Date of Award

2013

Degree Type

Dissertation

Degree Name

PhD Higher Education Leadership, Management, Policy

Department

Education Leadership, Management and Policy

Advisor

Eunyoung Kim, Ph.D., Mentor

Committee Member

Barbara V. Strobert, Ed.D.,

Committee Member

Joseph Stetar, Ph.D.

Keywords

education, university, admissions, access, enrollment, carrying capacity, Federal Character, quota system and catchment area, gross enrollment ratio (GER), absorption rate, National Universities Commission (NUC), Joint Admission and Matriculation Board (JAMB)

Abstract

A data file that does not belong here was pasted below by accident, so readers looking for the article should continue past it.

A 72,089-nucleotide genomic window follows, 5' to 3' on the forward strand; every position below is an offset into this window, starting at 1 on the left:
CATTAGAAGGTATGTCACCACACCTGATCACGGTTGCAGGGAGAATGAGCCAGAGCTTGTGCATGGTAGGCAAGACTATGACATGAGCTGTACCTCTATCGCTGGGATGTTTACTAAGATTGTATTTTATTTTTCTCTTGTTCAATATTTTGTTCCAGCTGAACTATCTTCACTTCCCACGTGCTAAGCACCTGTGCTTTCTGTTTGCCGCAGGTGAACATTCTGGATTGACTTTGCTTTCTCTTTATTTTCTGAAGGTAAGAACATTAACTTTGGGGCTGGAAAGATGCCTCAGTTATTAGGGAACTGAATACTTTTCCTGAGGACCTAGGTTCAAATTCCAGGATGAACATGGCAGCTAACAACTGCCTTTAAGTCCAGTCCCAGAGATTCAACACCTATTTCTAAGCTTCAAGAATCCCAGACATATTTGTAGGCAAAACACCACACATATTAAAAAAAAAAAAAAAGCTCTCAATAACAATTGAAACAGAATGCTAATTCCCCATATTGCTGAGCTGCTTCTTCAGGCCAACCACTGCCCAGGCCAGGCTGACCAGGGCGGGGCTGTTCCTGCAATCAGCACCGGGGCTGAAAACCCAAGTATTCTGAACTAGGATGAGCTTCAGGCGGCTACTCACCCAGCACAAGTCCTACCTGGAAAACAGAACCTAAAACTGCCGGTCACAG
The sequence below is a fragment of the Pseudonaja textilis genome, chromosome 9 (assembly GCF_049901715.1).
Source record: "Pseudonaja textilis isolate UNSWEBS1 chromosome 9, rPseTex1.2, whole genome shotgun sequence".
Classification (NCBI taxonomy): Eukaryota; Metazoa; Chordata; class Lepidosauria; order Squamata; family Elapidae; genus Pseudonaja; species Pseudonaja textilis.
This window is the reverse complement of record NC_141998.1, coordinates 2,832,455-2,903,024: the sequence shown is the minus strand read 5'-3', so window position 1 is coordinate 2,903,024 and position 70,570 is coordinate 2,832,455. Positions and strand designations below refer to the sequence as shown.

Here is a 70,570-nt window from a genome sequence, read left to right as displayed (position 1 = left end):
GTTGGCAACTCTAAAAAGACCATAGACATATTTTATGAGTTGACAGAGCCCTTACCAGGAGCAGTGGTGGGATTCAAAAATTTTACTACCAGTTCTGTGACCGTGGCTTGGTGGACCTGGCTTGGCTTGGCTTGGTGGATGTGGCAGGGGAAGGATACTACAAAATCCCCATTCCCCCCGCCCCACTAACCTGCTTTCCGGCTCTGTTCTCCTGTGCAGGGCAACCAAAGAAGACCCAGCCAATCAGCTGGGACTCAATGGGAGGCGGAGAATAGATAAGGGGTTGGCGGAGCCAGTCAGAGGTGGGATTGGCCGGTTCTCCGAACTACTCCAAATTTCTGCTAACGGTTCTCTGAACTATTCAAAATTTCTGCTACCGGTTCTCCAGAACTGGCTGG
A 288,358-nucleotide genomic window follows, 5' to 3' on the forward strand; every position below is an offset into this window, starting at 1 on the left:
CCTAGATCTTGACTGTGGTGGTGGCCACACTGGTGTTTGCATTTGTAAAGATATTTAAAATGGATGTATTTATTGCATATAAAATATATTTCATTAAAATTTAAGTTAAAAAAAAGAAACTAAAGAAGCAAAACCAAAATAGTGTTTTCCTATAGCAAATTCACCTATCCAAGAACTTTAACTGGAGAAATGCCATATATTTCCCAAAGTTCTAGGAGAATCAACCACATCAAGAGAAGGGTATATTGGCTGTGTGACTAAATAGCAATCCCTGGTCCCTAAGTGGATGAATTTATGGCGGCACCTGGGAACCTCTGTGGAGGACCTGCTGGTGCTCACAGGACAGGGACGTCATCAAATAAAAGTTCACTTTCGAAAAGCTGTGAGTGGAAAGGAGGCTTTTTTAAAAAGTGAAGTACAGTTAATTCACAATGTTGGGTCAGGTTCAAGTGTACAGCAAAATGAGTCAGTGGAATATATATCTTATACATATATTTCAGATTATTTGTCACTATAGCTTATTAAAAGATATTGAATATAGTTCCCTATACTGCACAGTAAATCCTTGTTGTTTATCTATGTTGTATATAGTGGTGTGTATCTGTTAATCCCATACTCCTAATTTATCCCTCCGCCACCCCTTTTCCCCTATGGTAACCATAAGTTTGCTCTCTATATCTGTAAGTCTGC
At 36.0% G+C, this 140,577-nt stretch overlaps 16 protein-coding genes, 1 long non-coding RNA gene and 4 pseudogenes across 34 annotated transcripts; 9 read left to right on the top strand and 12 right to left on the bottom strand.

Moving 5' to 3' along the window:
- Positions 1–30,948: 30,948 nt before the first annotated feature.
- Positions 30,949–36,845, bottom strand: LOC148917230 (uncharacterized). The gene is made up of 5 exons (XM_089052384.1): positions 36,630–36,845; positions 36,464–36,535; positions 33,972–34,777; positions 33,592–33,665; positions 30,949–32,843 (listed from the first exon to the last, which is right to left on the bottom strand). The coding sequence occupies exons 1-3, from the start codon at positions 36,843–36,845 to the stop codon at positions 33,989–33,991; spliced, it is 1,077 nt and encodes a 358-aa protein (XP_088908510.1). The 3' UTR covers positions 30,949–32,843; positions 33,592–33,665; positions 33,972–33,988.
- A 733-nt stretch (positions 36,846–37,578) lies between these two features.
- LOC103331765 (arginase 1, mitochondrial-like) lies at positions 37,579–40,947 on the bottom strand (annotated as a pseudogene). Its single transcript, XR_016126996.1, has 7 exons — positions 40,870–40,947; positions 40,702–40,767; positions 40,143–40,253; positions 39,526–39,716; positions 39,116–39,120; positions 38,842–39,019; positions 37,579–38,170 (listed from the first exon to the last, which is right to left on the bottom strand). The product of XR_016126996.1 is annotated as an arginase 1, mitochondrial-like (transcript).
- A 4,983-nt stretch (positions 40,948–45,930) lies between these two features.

The need for access to university education has recently become vital in Nigeria as a result of an increase in the college-age population and an awareness of the role of university education in the development of the individual as well as the nation. Recent admission policies of Nigerian universities have been dissatisfactory to the Nigerian public as many applicants and parents go through difficulties while seeking admission for limited available spaces in the universities. Universities take the task of admission of students into the academic system seriously, using the guidelines set by the National Universities Commission (NUC) and the Joint Admission and Matriculation Board (JAMB). The National Universities Commission (NUC), which regulates university education in terms of standards, has set policies based on merit, carrying capacity, catchment areas, and quota for educationally disadvantaged states as criteria for admission into all universities. It has been argued that rather than these policies enhancing access to university education, the criteria restrict access to higher education. Each year, thousands of applicants sit for the Joint Admissions and Matriculation Board (JAMB) examinations and less than twenty percent (20%) on the average gain admission into the universities. This study reviews research on the historical overview of the Nigerian higher education system, organizational system of Nigerian universities, and scholarly views on the factors (such as inadequate number of universities/absorption capacity in Nigeria, lack of adequate facilities, and shortage of adequate manpower) and admission policies (such as carrying capacity, catchment areas, and quota for educationally disadvantaged states) that are responsible for the admission crisis in Nigeria and have a direct effect on parents and students regarding admission. The review concludes that the above factors and policies are the actual cause of the admission crisis in Nigeria, leading many parents and youth to face difficult challenges in seeking admission.

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